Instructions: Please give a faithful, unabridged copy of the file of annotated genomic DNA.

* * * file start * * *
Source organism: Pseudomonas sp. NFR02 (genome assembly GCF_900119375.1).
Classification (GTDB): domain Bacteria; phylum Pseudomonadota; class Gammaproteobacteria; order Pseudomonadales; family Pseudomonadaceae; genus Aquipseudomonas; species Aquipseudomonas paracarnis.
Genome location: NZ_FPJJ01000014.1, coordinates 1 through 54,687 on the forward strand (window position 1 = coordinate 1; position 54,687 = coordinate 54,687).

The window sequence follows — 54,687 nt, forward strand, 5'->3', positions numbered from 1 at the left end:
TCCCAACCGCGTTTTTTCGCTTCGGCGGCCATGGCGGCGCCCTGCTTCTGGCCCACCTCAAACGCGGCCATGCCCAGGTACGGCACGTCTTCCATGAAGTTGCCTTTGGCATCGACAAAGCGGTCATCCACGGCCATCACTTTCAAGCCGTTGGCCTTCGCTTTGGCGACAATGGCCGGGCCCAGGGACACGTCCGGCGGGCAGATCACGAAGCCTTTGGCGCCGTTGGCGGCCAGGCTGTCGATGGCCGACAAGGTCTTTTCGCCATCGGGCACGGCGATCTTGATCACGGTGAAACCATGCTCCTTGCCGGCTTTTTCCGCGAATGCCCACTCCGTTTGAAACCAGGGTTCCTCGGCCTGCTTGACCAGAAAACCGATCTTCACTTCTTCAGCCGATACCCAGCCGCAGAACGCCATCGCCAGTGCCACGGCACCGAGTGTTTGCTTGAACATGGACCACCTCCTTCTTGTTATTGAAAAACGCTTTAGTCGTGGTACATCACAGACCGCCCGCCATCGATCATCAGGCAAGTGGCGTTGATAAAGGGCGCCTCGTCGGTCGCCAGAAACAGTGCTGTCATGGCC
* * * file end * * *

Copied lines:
Source organism: Pseudomonas sp. NFR02 (genome assembly GCF_900119375.1).
Classification (GTDB): domain Bacteria; phylum Pseudomonadota; class Gammaproteobacteria; order Pseudomonadales; family Pseudomonadaceae; genus Aquipseudomonas; species Aquipseudomonas paracarnis.
Genome location: NZ_FPJJ01000014.1, coordinates 1 through 54,687 on the forward strand (window position 1 = coordinate 1; position 54,687 = coordinate 54,687).

The window sequence follows — 54,687 nt, forward strand, 5'->3', positions numbered from 1 at the left end:
TCCCAACCGCGTTTTTTCGCTTCGGCGGCCATGGCGGCGCCCTGCTTCTGGCCCACCTCAAACGCGGCCATGCCCAGGTACGGCACGTCTTCCATGAAGTTGCCTTTGGCATCGACAAAGCGGTCATCCACGGCCATCACTTTCAAGCCGTTGGCCTTCGCTTTGGCGACAATGGCCGGGCCCAGGGACACGTCCGGCGGGCAGATCACGAAGCCTTTGGCGCCGTTGGCGGCCAGGCTGTCGATGGCCGACAAGGTCTTTTCGCCATCGGGCACGGCGATCTTGATCACGGTGAAACCATGCTCCTTGCCGGCTTTTTCCGCGAATGCCCACTCCGTTTGAAACCAGGGTTCCTCGGCCTGCTTGACCAGAAAACCGATCTTCACTTCTTCAGCCGATACCCAGCCGCAGAACGCCATCGCCAGTGCCACGGCACCGAGTGTTTGCTTGAACATGGACCACCTCCTTCTTGTTATTGAAAAACGCTTTAGTCGTGGTACATCACAGACCGCCCGCCATCGATCATCAGGCAAGTGGCGTTGATAAAGGGCGCCTCGTCGGTCGCCAGAAACAGTGCTGTCATGGCC